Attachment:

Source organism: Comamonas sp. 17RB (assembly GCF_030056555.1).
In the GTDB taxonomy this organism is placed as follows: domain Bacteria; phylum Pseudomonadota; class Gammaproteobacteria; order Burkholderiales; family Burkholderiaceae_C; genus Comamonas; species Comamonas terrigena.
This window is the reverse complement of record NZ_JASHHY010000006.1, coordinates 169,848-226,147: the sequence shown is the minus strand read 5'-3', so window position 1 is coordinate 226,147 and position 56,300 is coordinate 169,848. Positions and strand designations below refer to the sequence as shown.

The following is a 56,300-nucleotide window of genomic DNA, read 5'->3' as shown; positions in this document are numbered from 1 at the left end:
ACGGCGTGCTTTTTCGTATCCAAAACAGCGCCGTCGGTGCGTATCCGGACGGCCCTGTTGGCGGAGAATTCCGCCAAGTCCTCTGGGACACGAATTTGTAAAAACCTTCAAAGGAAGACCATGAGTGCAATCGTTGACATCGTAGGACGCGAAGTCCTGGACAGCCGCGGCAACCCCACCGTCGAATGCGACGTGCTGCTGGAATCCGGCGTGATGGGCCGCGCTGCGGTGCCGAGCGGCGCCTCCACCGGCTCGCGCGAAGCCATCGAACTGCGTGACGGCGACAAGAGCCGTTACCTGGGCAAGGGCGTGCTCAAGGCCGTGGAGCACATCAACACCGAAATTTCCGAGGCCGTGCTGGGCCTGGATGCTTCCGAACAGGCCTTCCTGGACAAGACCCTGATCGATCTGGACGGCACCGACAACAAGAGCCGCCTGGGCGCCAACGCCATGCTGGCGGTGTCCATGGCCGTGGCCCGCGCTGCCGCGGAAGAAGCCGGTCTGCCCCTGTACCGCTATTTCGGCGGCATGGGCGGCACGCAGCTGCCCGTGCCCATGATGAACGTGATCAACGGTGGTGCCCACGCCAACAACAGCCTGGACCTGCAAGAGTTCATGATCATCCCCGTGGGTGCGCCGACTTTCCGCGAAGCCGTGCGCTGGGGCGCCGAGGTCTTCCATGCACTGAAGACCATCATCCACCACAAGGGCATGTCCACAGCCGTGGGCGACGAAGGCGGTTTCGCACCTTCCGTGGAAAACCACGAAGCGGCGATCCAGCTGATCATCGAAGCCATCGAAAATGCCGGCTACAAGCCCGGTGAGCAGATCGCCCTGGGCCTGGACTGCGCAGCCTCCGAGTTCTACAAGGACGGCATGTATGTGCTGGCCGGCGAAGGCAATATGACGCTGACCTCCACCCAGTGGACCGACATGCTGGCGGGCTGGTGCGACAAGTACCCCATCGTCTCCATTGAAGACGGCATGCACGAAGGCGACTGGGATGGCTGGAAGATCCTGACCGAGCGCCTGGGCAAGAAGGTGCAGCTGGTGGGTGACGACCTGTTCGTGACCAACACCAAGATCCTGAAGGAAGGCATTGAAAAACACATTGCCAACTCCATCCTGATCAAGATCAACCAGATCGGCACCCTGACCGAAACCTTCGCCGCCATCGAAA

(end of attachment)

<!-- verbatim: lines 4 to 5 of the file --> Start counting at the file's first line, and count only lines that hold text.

The following is a 56,300-nucleotide window of genomic DNA, read 5'->3' as shown; positions in this document are numbered from 1 at the left end:
ACGGCGTGCTTTTTCGTATCCAAAACAGCGCCGTCGGTGCGTATCCGGACGGCCCTGTTGGCGGAGAATTCCGCCAAGTCCTCTGGGACACGAATTTGTAAAAACCTTCAAAGGAAGACCATGAGTGCAATCGTTGACATCGTAGGACGCGAAGTCCTGGACAGCCGCGGCAACCCCACCGTCGAATGCGACGTGCTGCTGGAATCCGGCGTGATGGGCCGCGCTGCGGTGCCGAGCGGCGCCTCCACCGGCTCGCGCGAAGCCATCGAACTGCGTGACGGCGACAAGAGCCGTTACCTGGGCAAGGGCGTGCTCAAGGCCGTGGAGCACATCAACACCGAAATTTCCGAGGCCGTGCTGGGCCTGGATGCTTCCGAACAGGCCTTCCTGGACAAGACCCTGATCGATCTGGACGGCACCGACAACAAGAGCCGCCTGGGCGCCAACGCCATGCTGGCGGTGTCCATGGCCGTGGCCCGCGCTGCCGCGGAAGAAGCCGGTCTGCCCCTGTACCGCTATTTCGGCGGCATGGGCGGCACGCAGCTGCCCGTGCCCATGATGAACGTGATCAACGGTGGTGCCCACGCCAACAACAGCCTGGACCTGCAAGAGTTCATGATCATCCCCGTGGGTGCGCCGACTTTCCGCGAAGCCGTGCGCTGGGGCGCCGAGGTCTTCCATGCACTGAAGACCATCATCCACCACAAGGGCATGTCCACAGCCGTGGGCGACGAAGGCGGTTTCGCACCTTCCGTGGAAAACCACGAAGCGGCGATCCAGCTGATCATCGAAGCCATCGAAAATGCCGGCTACAAGCCCGGTGAGCAGATCGCCCTGGGCCTGGACTGCGCAGCCTCCGAGTTCTACAAGGACGGCATGTATGTGCTGGCCGGCGAAGGCAATATGACGCTGACCTCCACCCAGTGGACCGACATGCTGGCGGGCTGGTGCGACAAGTACCCCATCGTCTCCATTGAAGACGGCATGCACGAAGGCGACTGGGATGGCTGGAAGATCCTGACCGAGCGCCTGGGCAAGAAGGTGCAGCTGGTGGGTGACGACCTGTTCGTGACCAACACCAAGATCCTGAAGGAAGGCATTGAAAAACACATTGCCAACTCCATCCTGATCAAGATCAACCAGATCGGCACCCTGACCGAAACCTTCGCCGCCATCGAAA